As Ajahn Jayasaro said: the Vinaya and even the most minor rules are like concentric rings of an inner fortification. If you keep the minor rules strict the most major rules would be kept easier if even tested.
Some things shouldn't become public too. In german we call it "Bärendienst" when one causes damage to something. He is honest and that in itself is great, but has he been asked to spread it to the WWW? Discuss it with fellow Bhikkus, very close Layfriends or Familymembers. For some people who are not as understanding or coming from a more informed background this testimony is another proof that something is really wrong with celibate monks (or nuns). That he violated the trust of the boyfriend by watching porn and being thrown out of the shelter is a saddening event. This man surely will most probably never ever again trust a buddhist monk.
The damage done to the buddhasasana can't be evaluated. But even the slightest scratch that a celibate monk causes especially when public attention is given is a desaster.
Although, as I say, I feel no real remorse, I am concerned that my behavior, and my subsequent writing about it, may harm the reputation of the Bhikkhu Sangha, an institution to which I am very much indebted. If so, I sincerely apologize for that.
Indebted indeed. If ... then he apologizes. Why not do all this in the first place or at least keep it for himself, learn skillfully out of this for ones own benefit in practicing a celibate renunciate lifestyle? No he writes publicly about it - why does he needs to? what drives him to make it public? - and risks all the possible outcome out of it. If he would really feel indebted and would be really concerned about the reputation he wouldn't have done it in the first place.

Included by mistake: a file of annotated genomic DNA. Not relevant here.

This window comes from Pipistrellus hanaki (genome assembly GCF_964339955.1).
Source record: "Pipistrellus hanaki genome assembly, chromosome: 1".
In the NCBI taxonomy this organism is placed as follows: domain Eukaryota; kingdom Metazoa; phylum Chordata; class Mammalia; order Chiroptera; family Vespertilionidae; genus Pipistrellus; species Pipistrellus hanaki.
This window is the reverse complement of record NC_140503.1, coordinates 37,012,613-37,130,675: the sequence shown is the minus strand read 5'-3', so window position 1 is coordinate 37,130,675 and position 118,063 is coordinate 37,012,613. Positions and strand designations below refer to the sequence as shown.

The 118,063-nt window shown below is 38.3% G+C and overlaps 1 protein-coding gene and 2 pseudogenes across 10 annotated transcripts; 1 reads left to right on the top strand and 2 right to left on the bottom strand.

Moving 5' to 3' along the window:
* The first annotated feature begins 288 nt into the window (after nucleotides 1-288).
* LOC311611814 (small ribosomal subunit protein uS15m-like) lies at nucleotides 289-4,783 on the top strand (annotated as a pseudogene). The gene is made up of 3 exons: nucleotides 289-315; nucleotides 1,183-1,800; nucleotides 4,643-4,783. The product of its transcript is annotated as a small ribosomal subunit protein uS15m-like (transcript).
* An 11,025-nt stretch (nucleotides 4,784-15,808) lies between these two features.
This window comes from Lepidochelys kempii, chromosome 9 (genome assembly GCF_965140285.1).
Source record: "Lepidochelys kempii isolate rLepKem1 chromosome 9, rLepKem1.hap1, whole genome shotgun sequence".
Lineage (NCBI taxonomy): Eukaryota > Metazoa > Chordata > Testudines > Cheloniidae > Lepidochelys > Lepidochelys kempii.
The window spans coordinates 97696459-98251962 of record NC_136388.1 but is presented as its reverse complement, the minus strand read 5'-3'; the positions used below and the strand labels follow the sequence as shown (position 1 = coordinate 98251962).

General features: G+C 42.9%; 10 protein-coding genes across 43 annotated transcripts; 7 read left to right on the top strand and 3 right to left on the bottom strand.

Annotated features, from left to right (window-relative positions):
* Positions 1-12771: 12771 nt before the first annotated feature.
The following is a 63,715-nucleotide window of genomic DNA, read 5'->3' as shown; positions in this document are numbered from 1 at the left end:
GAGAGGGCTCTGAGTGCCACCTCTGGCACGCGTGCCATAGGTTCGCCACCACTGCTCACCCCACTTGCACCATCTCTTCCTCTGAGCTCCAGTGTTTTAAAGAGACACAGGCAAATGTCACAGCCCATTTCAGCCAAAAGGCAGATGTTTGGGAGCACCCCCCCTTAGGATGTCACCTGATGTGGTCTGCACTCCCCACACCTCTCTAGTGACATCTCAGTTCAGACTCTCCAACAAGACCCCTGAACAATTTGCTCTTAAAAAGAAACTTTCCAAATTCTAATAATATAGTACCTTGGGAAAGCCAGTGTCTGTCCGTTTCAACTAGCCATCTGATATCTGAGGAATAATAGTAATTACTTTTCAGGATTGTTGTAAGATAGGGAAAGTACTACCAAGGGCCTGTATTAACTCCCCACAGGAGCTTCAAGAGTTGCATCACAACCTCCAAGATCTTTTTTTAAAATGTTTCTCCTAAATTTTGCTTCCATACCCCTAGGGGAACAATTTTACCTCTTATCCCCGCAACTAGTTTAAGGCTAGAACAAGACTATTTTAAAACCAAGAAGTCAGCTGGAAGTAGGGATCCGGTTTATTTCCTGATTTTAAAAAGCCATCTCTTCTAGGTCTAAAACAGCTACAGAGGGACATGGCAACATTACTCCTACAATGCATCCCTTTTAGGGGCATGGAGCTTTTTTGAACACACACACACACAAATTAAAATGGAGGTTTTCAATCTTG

In some places ordaining is as easy as disrobing. Monk in a day. So if any monk feels the urge to engage in some tantric adventures like he did he should follow the advice of that canadian monk: disrobe, do what you think you need to do and if you've gained that oh so valuable experience ordain again - or become a good respectable lay person. Every monk who disrobes deserves respect since he honestly noticed he can't live that life. This I call being truly honest.
I don't think Theravada Buddhism needs millions of monks. A few good ones are good enough.
This story makes me feel even moreso confident that the practice for example of the western Ajahn Chah Sangha of the threefold training (Anagarika - Samanera - Bhikkhu) is best for many. Check out the lifestyle, the rules, bit by bit until you can make a decision based on experience.
I'm sorry if I have offended anyone here.